Zhaolin Zhou’s one-man show is adorable. Although tackling serious subjects, including the homesickness experienced by migrants and mental health issues exacerbated by the Covid-19 lockdown, there’s so much charm here you leave this show with a warm glow.
Walking Cats is inventive. Drawings and models, by Rimu Kwok, displayed via a live video feed (the closest thing I’ve seen is a company called The Paper Cinema) make the creativity behind the show clear. The pictures on cards are arranged and replaced with mesmerising care that builds a sense of delight. There are technical hitches – we are told the show is “messy” – but any drawbacks are handled with endearing appeal.
A kind of magic comes from how personal the show feels, and Zhaolin Zhou’s performance is the key. From greeting the audience as they arrive to some lovely adlibs he is, mostly, enjoying himself. The audience are on his side. And it’s nice to be reminded of how important being polite can prove! Any mistakes or difficulties become engaging. Moments talking about his mother are clearly difficult, but the sincerity on the stage is powerful.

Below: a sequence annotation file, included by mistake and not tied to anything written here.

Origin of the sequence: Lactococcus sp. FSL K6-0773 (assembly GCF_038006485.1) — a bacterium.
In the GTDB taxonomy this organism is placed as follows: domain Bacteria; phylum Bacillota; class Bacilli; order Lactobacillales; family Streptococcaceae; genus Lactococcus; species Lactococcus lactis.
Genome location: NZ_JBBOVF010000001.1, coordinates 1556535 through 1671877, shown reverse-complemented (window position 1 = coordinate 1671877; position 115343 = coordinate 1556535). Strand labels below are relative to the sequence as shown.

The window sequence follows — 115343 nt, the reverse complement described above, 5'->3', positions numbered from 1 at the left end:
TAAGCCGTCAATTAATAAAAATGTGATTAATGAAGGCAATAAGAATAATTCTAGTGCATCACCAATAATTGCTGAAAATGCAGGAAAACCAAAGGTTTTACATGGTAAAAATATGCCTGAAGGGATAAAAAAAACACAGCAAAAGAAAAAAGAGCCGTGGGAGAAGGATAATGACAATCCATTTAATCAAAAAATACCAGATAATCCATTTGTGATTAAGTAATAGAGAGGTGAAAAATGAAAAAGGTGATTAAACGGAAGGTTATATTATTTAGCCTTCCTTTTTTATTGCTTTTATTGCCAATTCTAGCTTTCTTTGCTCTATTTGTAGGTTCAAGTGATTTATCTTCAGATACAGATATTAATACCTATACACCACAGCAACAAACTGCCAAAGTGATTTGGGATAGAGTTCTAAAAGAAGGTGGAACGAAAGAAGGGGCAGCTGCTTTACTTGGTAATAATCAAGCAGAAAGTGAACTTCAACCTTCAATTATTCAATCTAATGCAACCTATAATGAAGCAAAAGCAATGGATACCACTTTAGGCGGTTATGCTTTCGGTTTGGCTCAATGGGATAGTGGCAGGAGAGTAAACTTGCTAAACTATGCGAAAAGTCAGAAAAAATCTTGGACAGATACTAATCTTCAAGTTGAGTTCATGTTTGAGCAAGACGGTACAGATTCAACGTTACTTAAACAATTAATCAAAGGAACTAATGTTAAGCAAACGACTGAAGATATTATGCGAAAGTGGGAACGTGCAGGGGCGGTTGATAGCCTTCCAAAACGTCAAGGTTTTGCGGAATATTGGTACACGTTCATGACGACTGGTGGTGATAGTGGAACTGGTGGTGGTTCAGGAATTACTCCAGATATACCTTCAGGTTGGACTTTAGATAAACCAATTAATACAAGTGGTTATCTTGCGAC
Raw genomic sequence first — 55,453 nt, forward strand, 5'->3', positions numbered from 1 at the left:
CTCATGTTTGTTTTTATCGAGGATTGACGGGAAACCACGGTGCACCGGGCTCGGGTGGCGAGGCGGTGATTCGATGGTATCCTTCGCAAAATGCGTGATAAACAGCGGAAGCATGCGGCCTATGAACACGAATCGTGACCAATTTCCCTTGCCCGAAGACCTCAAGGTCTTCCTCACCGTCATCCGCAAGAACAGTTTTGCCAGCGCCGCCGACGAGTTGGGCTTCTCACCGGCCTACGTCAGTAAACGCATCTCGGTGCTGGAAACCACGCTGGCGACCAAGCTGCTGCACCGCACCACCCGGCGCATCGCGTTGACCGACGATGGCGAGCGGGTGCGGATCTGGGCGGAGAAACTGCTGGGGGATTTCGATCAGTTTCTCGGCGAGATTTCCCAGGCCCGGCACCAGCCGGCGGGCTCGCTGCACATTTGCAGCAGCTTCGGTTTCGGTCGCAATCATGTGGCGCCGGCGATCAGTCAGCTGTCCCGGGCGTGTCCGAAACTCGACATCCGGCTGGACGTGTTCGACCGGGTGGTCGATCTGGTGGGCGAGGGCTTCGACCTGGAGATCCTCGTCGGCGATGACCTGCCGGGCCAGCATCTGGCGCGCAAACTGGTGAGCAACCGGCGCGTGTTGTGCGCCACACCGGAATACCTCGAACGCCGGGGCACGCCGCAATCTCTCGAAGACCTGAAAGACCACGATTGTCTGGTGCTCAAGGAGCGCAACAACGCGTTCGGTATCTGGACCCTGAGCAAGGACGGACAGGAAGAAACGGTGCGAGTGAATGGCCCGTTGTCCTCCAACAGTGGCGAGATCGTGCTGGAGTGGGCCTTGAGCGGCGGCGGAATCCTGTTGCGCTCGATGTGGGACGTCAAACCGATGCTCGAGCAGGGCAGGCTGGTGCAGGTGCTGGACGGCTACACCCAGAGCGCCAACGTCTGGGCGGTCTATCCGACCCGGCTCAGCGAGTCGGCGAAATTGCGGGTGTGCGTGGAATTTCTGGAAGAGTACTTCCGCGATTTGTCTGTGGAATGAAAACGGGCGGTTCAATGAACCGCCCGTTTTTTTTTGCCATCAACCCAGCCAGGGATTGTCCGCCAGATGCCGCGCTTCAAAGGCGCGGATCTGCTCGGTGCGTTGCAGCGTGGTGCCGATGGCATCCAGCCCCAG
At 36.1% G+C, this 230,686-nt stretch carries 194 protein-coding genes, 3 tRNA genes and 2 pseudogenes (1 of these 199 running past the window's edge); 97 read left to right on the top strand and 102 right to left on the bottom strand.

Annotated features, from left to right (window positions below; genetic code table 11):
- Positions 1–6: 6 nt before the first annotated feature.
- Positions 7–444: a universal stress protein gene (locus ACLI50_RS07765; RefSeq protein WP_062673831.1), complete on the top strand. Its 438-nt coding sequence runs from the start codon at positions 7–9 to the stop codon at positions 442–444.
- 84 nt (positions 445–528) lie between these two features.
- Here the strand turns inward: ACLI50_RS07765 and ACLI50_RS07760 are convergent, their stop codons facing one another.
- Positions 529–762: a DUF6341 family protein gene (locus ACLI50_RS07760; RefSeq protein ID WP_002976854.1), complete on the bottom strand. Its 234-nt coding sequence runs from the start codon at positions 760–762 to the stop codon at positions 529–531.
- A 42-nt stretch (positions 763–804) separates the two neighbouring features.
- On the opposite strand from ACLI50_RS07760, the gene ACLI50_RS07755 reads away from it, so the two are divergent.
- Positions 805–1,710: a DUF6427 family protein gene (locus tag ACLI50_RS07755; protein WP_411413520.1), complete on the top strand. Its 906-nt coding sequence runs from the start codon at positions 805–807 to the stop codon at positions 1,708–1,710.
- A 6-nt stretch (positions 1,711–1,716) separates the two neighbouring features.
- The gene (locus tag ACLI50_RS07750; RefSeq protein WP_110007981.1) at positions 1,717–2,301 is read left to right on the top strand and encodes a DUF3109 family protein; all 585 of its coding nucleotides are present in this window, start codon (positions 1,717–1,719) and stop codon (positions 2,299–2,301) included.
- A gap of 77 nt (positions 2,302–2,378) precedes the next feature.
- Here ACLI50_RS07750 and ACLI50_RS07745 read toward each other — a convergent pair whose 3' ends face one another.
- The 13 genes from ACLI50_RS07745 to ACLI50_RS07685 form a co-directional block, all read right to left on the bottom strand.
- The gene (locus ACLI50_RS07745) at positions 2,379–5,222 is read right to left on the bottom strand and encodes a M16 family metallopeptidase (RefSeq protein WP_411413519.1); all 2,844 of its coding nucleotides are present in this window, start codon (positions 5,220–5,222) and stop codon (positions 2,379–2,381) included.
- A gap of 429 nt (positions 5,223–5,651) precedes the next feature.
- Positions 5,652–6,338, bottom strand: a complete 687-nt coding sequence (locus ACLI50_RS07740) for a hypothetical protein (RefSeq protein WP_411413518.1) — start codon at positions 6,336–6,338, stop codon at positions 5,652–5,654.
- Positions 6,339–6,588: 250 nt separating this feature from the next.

As for the story itself…it is understandably slight. While this lockdown was clearly more creative, as well as more difficult, than most, we all remember how boring that time was. At first, it’s about walks around Kilburn. Then, as agoraphobia sets in, there’s a lot about recreating recipes from back home. It is mundane (supermarket shopping plays a big part), but the detail is evocative and the drawings a treat.
The minutiae become fantastical as memory and imagination interact. Sound and music (strong work from Tingying Dong) as well as descriptions of food vividly conjure Zhaolin Zhou’s home. The conceit of a toy cat as a proxy is a final whimsy to praise. The show becomes so quirky you can’t quite believe what you’re watching – like someone remembering daydreams they had – and this is a stroll down a memory lane that is worth taking.
Until 5 February 2023